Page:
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The Gift that Changed Everything
My day is the same every morning: wake up, run, eat, shower, get mike and ruby, my 9 year old twin sister and brother, out of bed and go to school. This has been my routine for as long as I can remember. It is the only way things have ever been done. Dad has to get up before every one to get to his work site on time and Mom can always use the extra hand. This is the sixth house we have lived in since I was eight and Dad lost his job. He always says this is going to be the house we keep forever, but it never is. There is something about this house, yeah it’s on the one dirt road in town and is cramped with the twins, but I actually want to stay here.
A voice interrupts my reverie. “Your mom find a job yet?” It was Madison, my best friend. On my first day of school she came up to me and introduced herself. You can’t imagine how great it was to see a friendly face on my first day. I don’t remember ever being separated from her at school since.
“No. She is finding more interviews, but without a college degree no one will hire her. It’s hard for me and the twins to keep moving because we are about to get evicted but it’s impossible for her to find a job when her resume says “quit job due to move”. I sigh; it would be nice to have money to spare. “The funny thing is that mom has been going to interviews every day now. Only a month ago she had one a week. I’m glad she has been putting in more effort but something just seems fishy. I don’t know, I guess I should be grateful that she is trying to support us.”
We sit there pondering what might be going on. Well I guess I was the only one thinking because she started asking questions that had to do with what I was thinking about. “If you had money to spare, what would you buy”? she asks me. This is the thing about Madison. She always knows how to cheer me up and keep me in a good mood. “If you say hockey I’ll kill you, Sara.” She reads my mind, hockey is my life. “I don’t know what you see in that sport”.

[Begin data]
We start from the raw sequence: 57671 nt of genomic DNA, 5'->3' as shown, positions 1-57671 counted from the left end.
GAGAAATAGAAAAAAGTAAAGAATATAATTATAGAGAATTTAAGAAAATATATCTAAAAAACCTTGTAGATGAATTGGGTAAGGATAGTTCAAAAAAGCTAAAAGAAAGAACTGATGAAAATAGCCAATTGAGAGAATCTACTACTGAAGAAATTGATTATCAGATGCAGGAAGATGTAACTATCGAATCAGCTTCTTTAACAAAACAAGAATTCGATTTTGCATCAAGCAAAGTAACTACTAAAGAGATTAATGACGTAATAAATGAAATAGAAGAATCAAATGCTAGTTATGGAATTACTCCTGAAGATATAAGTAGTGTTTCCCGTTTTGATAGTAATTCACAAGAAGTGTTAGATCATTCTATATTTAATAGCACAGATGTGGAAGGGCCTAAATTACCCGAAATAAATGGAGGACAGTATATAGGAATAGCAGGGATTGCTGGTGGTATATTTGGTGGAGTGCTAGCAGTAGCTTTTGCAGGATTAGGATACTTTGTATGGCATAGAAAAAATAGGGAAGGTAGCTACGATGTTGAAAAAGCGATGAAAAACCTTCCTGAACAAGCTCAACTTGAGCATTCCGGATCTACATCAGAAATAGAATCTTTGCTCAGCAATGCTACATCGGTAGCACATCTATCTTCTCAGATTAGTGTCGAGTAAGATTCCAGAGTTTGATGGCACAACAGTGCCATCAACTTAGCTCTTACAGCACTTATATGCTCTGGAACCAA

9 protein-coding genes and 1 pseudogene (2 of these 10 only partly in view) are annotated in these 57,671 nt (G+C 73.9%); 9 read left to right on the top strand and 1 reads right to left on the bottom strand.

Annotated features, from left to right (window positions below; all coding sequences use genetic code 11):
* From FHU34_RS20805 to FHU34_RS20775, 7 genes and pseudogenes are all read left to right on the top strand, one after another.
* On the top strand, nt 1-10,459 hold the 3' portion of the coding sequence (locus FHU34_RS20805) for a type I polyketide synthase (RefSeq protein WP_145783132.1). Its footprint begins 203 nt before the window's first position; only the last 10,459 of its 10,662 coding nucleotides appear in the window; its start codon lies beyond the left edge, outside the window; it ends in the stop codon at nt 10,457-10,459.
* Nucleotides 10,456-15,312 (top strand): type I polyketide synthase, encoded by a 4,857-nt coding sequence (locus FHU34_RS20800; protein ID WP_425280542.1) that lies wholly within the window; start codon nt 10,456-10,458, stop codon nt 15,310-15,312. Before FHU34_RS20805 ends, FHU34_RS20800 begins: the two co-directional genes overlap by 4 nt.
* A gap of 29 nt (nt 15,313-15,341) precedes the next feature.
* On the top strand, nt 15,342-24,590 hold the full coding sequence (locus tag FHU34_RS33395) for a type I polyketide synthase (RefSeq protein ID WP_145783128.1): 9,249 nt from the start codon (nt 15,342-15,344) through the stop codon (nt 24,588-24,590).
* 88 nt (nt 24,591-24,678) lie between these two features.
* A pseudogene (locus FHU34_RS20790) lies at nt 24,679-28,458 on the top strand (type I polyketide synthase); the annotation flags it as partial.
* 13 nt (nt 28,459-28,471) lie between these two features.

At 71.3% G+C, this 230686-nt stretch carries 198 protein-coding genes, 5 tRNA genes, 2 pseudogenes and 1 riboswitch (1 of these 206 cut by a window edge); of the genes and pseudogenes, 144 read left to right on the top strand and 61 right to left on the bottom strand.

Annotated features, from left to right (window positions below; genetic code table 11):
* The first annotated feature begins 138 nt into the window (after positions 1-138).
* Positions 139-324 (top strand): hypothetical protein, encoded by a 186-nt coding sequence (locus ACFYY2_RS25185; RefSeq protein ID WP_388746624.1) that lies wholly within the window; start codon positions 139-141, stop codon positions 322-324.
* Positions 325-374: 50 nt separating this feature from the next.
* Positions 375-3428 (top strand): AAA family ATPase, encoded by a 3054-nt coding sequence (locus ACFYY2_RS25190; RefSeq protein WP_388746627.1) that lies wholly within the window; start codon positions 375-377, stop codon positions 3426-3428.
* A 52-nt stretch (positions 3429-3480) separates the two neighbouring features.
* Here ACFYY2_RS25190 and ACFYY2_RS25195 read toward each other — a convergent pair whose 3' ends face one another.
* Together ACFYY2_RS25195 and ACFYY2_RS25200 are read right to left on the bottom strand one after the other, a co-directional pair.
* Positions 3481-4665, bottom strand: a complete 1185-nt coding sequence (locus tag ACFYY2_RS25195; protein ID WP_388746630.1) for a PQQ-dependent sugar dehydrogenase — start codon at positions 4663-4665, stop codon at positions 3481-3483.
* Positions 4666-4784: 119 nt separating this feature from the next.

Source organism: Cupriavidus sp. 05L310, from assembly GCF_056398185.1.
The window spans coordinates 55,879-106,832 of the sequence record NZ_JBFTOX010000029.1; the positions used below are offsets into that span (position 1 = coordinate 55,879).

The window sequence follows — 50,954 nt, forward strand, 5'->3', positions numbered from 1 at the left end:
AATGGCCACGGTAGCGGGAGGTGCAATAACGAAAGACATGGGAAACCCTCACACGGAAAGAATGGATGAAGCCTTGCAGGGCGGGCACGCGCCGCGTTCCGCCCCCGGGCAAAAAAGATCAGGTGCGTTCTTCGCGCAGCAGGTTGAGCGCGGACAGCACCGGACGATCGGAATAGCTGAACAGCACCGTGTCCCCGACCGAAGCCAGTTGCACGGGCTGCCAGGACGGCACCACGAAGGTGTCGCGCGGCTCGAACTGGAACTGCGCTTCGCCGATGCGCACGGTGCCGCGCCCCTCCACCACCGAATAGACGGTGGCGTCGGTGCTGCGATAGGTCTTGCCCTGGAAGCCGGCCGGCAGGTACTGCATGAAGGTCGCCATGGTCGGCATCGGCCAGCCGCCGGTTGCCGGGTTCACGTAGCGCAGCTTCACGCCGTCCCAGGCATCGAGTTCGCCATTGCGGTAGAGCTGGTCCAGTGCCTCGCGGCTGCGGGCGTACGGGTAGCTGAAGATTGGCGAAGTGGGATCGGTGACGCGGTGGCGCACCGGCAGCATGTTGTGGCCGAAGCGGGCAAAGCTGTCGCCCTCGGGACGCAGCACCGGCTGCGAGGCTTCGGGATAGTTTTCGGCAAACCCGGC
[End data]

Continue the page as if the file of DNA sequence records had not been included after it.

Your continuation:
I look out the bus window not really listening. It’s been one of those days when all I want to do is be home. It doesn’t help that it seems like I always have the same conversation with Madison about how there are much better things for me that I could try than hockey. I look out the window at the autumn leaves slowly falling, twisting and turning before they hit the ground. It was starting to get crisp out and feel more like November. My mind keeps going back to the conversation I had with my mom before she was always gone with interviews.
It was a Wednesday, the day Ryan has hockey right after school. I had just been given a lab report that I was supposed to finish in class. So when I got home I headed straight to the kitchen table and started working on my homework. Mom had gotten home early today and grabbed a cup of coffee and sat down with me. At first she just watched me work on my lab report, which was kind of weird because she never is silent and she always has something to say. When she doesn’t have anything to say it is normally usually because she is happy about something. Of course, I started thinking about hockey. Now everyone, even people who don’t know me, know how much I love hockey. They either know that from watching me stick handle every day after school, seeing me skate on the neighborhood pond or just listing to me talk (I talk about hockey a lot). The one place I don’t talk about hockey is home. My parents know how much hockey means to me and it upsets them that they cannot afford to have me play. So when my mom brought it up, I was surprised. I didn’t get my hopes up and I’m glad I didn’t. She told me that with dad’s last raise, if she got a job, I would be able to play.
I don’t think she will find a job but Madison says there is still hope, (I wish I could think that). While we are on the topic of wishes, I wish it were the summer. It is so much better when I have nothing to do and I can spend all my time hanging out with Ryan.
I met Ryan last spring when I first moved here. While I was out for my morning run I saw him shooting a hockey puck in his driveway. I didn’t really think about him until later that same day while I was shooting a hockey puck against the brick wall and he ran by me. After that day, he would run when he got back from high school, then shoot pucks with me when I got home.
“You are thinking about Ryan, aren’t you?” Madison inquires. Madison’s question brought me back to the jostling bus ride. She seems to think Ryan likes me, but it will never work out. He is in 9th grade and I am in 8th. He lives in one of the richest neighborhoods in town. He knows I live on a dirt road and that my family has to keep moving because of money troubles. His dad is the manager of his own huge company, my dad works at a construction site.